The challenges facing oceans — from piracy and pollution to overfishing and shipping management — don’t exist in a vacuum.
Ecosystems face increased challenges — both directly and indirectly from climate change and the built environment. University of Michigan experts are on the cutting edge, developing strategies to conserve or restore natural habitats, and manage fisheries, estuaries, forests, and other resources sustainably so that we can preserve those environments and ecosystems for a long time to come. Key to this effort are experts at Forests & Livelihoods: Assessment, Research, and Engagement (FLARE), the National Estuarine Research Reserve System Science Collaborative, and the University of Michigan Biological Station.
The challenges facing oceans — from piracy and pollution to overfishing and shipping management — don’t exist in a vacuum.
What actions are we taking to adapt to climate change around the world, and how successful are our efforts? A global network of 126 researchers sought to answer those questions, producing the most systematic and comprehensive assessment of implemented human adaptation to climate change to date.
At the Clinical Learning Center, students hone their skills in a simulated environment, designed to replicate real health care scenarios. And because it is a simulated space, as opposed to one for critical care, practitioners are successfully reusing materials to reduce waste, and hoping to elevate their approach as a best practice.
A new structure at the U-M Matthaei Botanical Gardens brings leading-edge fabrication research to the public space — “This outdoor structure offers new public gathering points while maintaining an open-air condition that respects the pandemic as well as people’s desire to feel part of the beautiful natural setting that surrounds them.”
Researchers at U-M and Michigan State University have been awarded $5.4 million from NOAA to continue their study of climate change and variability risks in the larger Great Lakes region for the next five years. The Great Lakes Integrated Sciences and Assessments—established in 2010 as a federally funded collaboration between U-M and MSU—will begin new partnerships with the College of the Menominee Nation and the University of Wisconsin.
“Obtawaing” is the Anishinaabemowin word for “at the halfway place.” Now, the word has been adapted to describe the Obtawaing Biosphere Region, a newly awarded and ambitious designation springing from the U-M Biological Station in Pellston.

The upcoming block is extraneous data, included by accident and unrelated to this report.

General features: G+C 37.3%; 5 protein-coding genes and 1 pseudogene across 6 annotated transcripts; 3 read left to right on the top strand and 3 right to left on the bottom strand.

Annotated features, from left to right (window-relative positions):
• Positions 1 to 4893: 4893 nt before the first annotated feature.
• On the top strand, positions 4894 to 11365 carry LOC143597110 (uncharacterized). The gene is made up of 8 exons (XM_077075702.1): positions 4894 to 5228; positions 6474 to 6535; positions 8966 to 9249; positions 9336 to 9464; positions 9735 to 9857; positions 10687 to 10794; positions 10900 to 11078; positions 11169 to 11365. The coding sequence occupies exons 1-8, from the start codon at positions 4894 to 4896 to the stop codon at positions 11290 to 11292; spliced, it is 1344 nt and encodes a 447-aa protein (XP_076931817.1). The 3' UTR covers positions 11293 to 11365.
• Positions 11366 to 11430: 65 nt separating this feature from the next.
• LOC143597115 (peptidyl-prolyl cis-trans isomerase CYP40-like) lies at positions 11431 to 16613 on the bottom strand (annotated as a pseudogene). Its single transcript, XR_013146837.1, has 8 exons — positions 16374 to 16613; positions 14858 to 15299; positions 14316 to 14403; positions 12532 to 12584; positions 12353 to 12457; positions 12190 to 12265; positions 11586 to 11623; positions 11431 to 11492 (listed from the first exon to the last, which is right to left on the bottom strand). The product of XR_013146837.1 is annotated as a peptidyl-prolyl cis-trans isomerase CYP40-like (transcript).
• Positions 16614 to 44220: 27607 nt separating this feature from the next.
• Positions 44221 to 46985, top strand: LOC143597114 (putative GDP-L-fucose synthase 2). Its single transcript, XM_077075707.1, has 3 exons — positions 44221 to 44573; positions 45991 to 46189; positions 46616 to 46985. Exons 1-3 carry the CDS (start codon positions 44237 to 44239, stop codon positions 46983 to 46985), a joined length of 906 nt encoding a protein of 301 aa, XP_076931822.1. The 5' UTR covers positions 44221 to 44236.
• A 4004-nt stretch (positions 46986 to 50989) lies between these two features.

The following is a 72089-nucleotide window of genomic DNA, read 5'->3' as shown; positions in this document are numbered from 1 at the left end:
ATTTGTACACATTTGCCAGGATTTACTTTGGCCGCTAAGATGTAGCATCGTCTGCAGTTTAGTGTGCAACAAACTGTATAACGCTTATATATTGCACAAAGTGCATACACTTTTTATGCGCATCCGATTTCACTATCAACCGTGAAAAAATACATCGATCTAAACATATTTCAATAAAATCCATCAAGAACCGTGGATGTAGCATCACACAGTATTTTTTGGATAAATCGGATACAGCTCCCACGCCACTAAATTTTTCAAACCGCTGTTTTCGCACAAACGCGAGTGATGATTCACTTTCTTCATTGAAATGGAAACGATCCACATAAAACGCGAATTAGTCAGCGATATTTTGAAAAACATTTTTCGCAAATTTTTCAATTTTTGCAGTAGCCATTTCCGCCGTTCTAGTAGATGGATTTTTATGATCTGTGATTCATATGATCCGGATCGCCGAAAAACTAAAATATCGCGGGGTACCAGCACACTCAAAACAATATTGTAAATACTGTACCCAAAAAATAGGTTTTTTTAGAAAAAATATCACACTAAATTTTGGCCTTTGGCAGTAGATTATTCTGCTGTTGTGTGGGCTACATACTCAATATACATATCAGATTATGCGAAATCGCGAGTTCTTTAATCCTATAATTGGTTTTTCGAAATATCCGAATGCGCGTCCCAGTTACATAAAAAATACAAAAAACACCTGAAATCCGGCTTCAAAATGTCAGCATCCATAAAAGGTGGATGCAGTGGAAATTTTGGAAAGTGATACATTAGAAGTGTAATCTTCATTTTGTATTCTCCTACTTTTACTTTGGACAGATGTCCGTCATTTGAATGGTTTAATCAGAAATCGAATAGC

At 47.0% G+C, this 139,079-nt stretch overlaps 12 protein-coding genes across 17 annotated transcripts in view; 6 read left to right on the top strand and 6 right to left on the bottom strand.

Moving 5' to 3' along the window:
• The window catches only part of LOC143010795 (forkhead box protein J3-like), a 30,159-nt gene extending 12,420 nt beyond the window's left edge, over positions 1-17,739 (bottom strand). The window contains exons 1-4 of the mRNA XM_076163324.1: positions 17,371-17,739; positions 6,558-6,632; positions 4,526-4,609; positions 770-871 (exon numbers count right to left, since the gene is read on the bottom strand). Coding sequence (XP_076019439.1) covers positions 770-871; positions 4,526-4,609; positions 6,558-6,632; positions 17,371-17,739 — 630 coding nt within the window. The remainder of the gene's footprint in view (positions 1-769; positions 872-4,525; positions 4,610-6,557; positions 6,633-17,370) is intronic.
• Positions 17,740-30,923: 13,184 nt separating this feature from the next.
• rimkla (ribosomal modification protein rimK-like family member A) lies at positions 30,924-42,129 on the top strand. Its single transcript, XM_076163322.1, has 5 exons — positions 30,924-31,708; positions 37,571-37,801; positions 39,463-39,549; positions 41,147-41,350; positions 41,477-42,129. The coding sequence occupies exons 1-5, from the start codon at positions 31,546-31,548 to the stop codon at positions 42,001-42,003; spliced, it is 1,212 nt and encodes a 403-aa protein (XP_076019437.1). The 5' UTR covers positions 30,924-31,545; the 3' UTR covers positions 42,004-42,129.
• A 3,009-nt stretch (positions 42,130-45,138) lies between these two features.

In a study conducted in and around the Ethiopian city of Mekelle, home to 310,000 people and 120,000 livestock animals, a U-M conservation ecologist and two colleagues found that spotted hyenas annually remove 207 tons of animal carcass waste.
Taking a walk in the park or just going outdoors could help youth feel better, and promoting public health policies that actively support time spent outside could help promote overall well-being among teens and young adults, according to a new U-M survey.
Communities across the western United States face an existential crisis. As forests become drier and thicker with vegetation, and development encroaches further into forested areas, wildfires grow larger, more frequent and more damaging. U-M experts are working with practitioners across the west to address this growing concern.
Every year, 3.5 million metric tons of sodden diapers end up in landfills. The superabsorbent material inside these diapers is made up of a matrix of polymers that expand once dampness hits them. A U-M team has developed a technique to untangle these absorbent polymers and recycle them into materials similar to the gooey adhesives used in sticky notes and bandages.
One alleyway on Detroit’s northwest side is being staged to power lights through rainwater harvesting as part of a plan to make more of the city’s 9,000+ alleys functional and sustainable. The test installation project has brought together community leaders with U-M researchers and students to build on the city’s large-scale program to clear alleys of debris and overgrown vegetation.
Many sustainability-minded consumers are moving away from single-use plastic products and turning to reusable alternatives. In the kitchen, trendy alternatives include bamboo drinking straws and beeswax sandwich wrap. Those consumers likely assume that reusables have fewer environmental impacts, but just how green are these products?
People’s personal experiences with nature may work better than dire warnings to motivate environmental action, a new U-M study found. Researchers wanted to know what motivates people to take action about preserving the environment, so they analyzed a conservation campaign focusing on monarch butterflies.